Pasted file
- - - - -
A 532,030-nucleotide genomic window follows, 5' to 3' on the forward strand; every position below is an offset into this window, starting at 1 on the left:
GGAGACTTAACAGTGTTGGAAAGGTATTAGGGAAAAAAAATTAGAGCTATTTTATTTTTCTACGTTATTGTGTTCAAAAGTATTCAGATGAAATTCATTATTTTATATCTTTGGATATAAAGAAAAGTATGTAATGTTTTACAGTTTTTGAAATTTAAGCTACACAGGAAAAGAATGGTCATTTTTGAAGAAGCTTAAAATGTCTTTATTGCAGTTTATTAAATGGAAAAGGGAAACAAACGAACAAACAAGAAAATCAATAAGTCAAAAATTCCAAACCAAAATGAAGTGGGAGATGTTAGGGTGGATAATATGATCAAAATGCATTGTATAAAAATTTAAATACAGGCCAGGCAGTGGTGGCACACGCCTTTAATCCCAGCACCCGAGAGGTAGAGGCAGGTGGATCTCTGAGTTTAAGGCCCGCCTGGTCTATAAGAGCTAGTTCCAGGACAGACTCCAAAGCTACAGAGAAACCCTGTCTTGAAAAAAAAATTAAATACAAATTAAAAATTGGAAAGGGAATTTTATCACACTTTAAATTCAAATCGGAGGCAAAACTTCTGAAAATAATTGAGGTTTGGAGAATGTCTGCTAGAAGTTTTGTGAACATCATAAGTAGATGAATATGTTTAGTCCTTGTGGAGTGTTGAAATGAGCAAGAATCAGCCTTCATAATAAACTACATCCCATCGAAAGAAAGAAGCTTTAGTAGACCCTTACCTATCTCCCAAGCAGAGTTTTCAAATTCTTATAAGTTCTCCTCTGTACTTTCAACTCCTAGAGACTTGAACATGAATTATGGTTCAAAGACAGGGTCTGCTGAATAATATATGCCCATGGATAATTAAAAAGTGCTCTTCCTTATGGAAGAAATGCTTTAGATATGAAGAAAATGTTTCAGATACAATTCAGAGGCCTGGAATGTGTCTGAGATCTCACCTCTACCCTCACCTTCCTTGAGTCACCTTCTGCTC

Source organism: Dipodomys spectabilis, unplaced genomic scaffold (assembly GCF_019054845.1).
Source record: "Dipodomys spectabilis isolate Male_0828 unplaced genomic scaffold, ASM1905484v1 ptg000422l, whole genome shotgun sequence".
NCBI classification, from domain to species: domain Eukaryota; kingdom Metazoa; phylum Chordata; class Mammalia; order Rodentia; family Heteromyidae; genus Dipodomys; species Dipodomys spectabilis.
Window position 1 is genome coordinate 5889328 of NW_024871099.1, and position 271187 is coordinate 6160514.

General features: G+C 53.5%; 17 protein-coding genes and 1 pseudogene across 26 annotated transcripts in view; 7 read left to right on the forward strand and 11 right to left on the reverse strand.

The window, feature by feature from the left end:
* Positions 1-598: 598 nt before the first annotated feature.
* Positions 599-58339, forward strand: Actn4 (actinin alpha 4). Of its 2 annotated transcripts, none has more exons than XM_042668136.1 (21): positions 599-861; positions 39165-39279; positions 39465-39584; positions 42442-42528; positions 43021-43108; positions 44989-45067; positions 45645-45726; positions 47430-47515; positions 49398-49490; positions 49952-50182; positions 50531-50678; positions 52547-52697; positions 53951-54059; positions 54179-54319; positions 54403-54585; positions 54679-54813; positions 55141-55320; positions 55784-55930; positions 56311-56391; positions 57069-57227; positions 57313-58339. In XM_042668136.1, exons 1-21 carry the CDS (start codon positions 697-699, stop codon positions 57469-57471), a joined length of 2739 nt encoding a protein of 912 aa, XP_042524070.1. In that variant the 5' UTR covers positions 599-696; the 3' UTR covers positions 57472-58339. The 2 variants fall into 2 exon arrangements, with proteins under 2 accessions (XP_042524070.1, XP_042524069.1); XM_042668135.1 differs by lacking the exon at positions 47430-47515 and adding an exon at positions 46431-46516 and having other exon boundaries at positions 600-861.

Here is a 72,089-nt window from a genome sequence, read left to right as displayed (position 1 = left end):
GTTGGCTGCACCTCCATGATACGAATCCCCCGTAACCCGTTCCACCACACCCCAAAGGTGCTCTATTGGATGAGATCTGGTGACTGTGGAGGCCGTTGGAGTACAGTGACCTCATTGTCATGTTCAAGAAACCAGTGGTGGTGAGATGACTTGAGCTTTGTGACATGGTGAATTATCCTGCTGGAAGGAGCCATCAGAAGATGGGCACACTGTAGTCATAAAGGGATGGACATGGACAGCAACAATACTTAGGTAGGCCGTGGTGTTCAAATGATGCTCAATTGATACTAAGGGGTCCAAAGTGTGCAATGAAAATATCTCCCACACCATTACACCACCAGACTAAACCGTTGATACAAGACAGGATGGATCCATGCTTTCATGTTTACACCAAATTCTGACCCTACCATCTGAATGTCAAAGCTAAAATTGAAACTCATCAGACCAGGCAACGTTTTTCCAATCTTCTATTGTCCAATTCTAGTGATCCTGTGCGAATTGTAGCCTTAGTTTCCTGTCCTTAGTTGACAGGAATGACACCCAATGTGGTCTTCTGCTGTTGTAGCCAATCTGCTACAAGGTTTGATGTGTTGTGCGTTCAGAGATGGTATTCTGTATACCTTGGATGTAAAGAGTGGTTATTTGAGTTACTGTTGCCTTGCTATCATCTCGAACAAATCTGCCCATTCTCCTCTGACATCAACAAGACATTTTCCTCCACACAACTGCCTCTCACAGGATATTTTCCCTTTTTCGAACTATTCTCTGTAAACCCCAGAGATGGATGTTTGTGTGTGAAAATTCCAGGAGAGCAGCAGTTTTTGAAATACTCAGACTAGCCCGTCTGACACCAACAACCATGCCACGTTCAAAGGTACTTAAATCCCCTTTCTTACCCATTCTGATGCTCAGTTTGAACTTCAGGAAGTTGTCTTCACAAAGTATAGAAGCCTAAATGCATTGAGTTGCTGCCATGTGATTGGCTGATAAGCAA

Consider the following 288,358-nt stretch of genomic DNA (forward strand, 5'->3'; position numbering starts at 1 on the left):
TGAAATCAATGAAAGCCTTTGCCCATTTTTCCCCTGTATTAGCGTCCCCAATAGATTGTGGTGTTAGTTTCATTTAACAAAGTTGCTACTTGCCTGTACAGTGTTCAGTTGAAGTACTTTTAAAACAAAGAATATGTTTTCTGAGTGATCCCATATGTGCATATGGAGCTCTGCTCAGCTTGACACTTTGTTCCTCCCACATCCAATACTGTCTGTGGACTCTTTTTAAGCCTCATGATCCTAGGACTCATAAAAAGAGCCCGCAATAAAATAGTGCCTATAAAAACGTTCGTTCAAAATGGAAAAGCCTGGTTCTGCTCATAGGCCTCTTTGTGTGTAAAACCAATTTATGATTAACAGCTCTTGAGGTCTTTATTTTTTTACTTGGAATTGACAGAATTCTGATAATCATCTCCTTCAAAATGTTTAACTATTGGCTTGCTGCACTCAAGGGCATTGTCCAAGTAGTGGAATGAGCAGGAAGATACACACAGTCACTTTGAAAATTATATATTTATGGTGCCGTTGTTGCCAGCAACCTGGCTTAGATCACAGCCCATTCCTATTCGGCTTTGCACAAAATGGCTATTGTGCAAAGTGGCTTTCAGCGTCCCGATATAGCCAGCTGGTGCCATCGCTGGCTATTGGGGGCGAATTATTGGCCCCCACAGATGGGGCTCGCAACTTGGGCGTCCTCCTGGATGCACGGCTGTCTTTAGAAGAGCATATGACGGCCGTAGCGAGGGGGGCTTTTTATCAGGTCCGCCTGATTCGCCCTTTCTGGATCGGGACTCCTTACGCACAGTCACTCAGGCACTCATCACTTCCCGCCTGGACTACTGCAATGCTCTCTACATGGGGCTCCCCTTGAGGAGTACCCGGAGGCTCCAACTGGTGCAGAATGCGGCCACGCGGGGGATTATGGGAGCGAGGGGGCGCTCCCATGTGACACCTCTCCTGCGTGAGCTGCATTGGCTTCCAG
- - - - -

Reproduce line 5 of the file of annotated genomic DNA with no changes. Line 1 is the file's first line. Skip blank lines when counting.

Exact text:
NCBI classification, from domain to species: domain Eukaryota; kingdom Metazoa; phylum Chordata; class Mammalia; order Rodentia; family Heteromyidae; genus Dipodomys; species Dipodomys spectabilis.